40 0x28 Time units used to slide across the tile (255 means unpassable).
41 0x29 Time units used to fly across the tile (255 means unpassable).
For [39] to [41], values range from 0 to 8, or are 255. There are only a few places where they are not all the same ([39]=[40]=[41]):
Walk Slide Fly File    Description

  2   0    2   Avenger Middle ramp object

 255 255   4   Arctic  Water pools in ice (18 ground MCDs) 

  2   2    0   U_Base  Death objects for large round containers in alien bases (four quadrants)...
                       thus, their remnants don't add TUs for fliers

  1   1    0   U_Base  Little green plant objects found on black "base garden" flooring

  2   2    0   Urbits  Two death objects (splinters on ground) for city's tall green picket fence 
                       (one is a North-wall fence, the other is a West-wall fence)

Which of the three movement types a given unit uses is determined by UnitRef[11]. Note that by default, ALL units are "walkers".

42 0x2A Armor of tile.
  • Tile must take this amount of damage to be destroyed, at which point it changes to a tile set according to [44].
  • Terrain items do not "remember" damage (like units); terrain is either destroyed in a single blast/shot (if damage >= armor) or not.
  • Some things are set to 255 to mean "indestructible" but actually, anything >100 is indestructible in a non-hacked game, and anything >127 (for explosives, 255/2) or >191 (firearms, 255x.75) cannot be destroyed, even in a hacked game (see Damage re: Damage to terrain).
  • With explosions, all four terrain items in the tile are hit by the same strength, but firearm shots target only one of them.
  • For a loopy exception to explosions being equally applied (due to erroneous data), see Mountain Madness.
  • NKF: I suppose you could make a gate out of this by creating two tiles, each easily destroyed, which change to the other when hit. One could be walked across, the other could not.
43 0x2B HE Blockage
44 0x2C Tile becomes a tile of this type (i.e., this other MCD record in the same MCD file) when destroyed. Also known as the death tile. Also see [53].

Note: If [44]=0, it means there is no death tile per se; it reverts to a "raw earth" (BLANKS[01]) tile if on ground, or nothing if in air. (It does not revert to the MCD id 0 record in the current collection.)

45 0x2D Flammability - the higher this is, the less likely the tile will be set on fire.
46 0x2E If the tile is a door ([30] or [35]), the tile will become this tile number when opened. Animation [0] (see [0-7]) is shown until someone walks through the door, in which case it cycles through its animation stopping and holding Animation [7]. Then it will return to a closed door next turn.
47 0x2F Flags 1 for the "open" version of a sliding door if a door of that type was opened this turn (hence notifying the game that it needs to search the map for doors to close on the next). Because this value is only used at run-time, and the collated MCD array is not written to disk if the player saves the game, reloading while sliding doors are open will cause them to jam until another door of the same type is opened.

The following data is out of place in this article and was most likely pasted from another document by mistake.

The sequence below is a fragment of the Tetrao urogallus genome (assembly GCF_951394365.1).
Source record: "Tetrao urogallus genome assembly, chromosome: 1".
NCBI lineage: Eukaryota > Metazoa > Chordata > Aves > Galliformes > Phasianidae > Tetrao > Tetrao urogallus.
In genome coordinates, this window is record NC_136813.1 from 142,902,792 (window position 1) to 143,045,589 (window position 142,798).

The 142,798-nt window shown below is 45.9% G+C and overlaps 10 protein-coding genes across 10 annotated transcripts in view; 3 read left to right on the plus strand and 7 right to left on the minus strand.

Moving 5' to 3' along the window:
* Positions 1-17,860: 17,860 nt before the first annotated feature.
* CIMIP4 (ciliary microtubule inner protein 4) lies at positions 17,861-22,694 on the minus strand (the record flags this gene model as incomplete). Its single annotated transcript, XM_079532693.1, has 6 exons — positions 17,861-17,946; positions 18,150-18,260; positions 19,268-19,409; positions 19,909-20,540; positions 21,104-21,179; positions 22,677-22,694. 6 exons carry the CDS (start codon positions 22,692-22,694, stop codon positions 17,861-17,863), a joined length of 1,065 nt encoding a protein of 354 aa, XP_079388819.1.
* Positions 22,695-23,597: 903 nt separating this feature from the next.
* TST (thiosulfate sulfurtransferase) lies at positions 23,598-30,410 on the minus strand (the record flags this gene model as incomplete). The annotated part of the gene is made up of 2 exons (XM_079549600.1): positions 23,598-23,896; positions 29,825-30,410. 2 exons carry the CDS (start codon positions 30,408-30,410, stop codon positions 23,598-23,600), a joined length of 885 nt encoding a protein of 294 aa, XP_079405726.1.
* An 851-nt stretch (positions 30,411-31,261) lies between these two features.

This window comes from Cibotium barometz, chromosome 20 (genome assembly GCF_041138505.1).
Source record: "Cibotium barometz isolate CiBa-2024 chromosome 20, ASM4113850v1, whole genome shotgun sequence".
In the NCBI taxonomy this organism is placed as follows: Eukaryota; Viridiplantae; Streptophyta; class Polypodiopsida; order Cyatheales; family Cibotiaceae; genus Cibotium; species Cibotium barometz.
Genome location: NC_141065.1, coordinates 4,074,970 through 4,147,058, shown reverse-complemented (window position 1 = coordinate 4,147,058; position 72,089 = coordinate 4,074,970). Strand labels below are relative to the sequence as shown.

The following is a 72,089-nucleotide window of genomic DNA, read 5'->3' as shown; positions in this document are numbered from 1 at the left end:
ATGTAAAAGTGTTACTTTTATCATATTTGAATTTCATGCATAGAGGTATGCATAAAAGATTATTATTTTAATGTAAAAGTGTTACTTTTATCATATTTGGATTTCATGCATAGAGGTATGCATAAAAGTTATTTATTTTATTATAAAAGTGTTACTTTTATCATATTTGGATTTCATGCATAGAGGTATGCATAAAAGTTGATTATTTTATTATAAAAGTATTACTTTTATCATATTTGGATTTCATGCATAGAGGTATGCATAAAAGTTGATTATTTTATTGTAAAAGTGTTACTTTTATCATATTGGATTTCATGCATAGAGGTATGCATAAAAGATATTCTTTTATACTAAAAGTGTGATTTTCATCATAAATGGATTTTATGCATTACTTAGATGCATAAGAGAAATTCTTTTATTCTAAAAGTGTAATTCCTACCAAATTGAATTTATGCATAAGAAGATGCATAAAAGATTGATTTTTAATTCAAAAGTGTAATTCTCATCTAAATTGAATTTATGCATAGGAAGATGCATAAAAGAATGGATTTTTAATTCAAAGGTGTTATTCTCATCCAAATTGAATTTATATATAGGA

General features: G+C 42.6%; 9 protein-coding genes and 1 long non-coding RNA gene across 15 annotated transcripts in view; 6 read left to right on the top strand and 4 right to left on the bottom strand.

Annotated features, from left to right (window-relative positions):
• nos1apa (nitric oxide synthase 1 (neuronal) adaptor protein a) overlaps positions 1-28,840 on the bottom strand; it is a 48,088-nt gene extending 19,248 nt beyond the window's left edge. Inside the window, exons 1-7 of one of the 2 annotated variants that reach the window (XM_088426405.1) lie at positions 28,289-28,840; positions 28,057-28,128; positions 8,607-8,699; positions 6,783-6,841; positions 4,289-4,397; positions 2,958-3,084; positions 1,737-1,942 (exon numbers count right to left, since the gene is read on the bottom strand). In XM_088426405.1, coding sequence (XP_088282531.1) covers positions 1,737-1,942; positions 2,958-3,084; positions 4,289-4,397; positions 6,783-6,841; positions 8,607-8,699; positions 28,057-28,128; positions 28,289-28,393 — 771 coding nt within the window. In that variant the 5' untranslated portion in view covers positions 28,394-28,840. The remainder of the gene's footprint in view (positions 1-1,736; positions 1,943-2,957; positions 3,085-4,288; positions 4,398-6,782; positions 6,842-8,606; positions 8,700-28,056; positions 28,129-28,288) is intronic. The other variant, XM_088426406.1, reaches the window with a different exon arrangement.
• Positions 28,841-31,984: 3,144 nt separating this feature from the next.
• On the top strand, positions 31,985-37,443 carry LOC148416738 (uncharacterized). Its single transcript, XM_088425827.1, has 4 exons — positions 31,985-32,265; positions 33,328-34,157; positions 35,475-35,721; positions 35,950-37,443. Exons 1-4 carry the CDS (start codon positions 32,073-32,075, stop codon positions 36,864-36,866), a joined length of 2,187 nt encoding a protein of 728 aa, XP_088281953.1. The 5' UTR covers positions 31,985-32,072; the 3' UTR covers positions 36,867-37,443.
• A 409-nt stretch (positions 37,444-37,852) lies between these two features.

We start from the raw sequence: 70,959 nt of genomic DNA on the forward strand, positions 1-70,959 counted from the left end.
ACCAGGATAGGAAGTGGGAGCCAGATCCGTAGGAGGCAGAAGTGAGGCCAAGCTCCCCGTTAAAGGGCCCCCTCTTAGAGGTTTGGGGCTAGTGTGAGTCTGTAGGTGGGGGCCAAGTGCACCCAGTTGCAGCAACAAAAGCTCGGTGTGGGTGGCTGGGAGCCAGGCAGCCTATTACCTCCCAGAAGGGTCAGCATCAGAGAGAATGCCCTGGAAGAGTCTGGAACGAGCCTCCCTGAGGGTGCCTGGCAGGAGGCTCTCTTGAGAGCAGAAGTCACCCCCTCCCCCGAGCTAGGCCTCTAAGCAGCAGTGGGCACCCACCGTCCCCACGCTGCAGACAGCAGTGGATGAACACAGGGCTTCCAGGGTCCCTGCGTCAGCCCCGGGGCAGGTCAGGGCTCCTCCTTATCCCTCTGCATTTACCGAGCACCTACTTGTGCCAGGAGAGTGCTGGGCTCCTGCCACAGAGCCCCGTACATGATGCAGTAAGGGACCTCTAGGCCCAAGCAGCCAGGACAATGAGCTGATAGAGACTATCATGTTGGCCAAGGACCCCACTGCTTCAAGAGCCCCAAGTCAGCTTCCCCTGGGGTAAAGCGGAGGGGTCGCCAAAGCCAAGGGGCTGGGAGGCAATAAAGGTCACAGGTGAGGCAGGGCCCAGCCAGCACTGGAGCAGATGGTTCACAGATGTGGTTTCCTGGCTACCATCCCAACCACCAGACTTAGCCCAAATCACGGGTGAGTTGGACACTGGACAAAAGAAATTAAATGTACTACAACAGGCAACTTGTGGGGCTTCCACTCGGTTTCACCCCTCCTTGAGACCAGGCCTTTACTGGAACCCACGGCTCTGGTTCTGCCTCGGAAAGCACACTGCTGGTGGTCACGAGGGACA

48 0x30 Signed value, usually negative; add this to the graphical Y offset of units or objects on this tile (adding a negative is the same as subtracting, and the lower the Y offset is, the higher the unit will appear on-screen). The value is relative to the level the tile is placed on, so it's usually 0 (meaning "at the same level").

A unit may only step from one tile to another if the effective difference in tile heights are 8 or less. For example, ground level is at 0, while the lower segment of a staircase will typically have this set to -8 and the higher segment at -16. A soldier can step onto the lower segment from the ground, then onto the upper segment, then finally onto the next level above. He cannot step directly from the ground to the upper staircase, let alone to the next level, as it's too great a "jump" to perform in a single movement.

The effective difference between levels on the map is 24.

49 0x31 Subtract this value from the graphical Y offset of the tile image (used for hills).
50 0x32 Received damage modifier type (taken from Damage modifier table) - Always 0.
51 0x33 Lightblock. Note that the actual game seems to ignore this value.
 0 Blocks no light.
... up to ...
10 Blocks all light.

Is apparently percentage based: 1=10%, 10=100%.

52 0x34 Footstep sound effect. Most likely an index to the .CAT file RAW wave -BladeFireLight
0 Not used in XCOM (makes a metal sound if hacked); is used on TFTD for some objects
1 Metal
2 Normal (Grass, Wood, Dirt)
3 Three mountain ground tiles, and some city apt. furniture objects that can't be 
  walked on? (six furniture objects might've been - but they're death tiles that
  nothing points to.) Uses same sound as 6 in DOS version.
4 Pool of water (Not used in XCOM)
5 Sand (Desert)
6 Martian ground (DOS version), snow (CE version)
7 Snow (only DOS version, Not used in XCOM, Arctic terrain actually uses 2)
53 0x35 Tile type:
0 Floor
1 West Wall
2 North Wall
3 Object

In the map, there are four bytes per tile: One each for the floor, west wall, north wall and object. If one of those changes (eg is destroyed, or in the case of a door, opened), it is removed from the map and a new object is placed instead. This byte is used to work out which of the four map bytes should recieve the new object.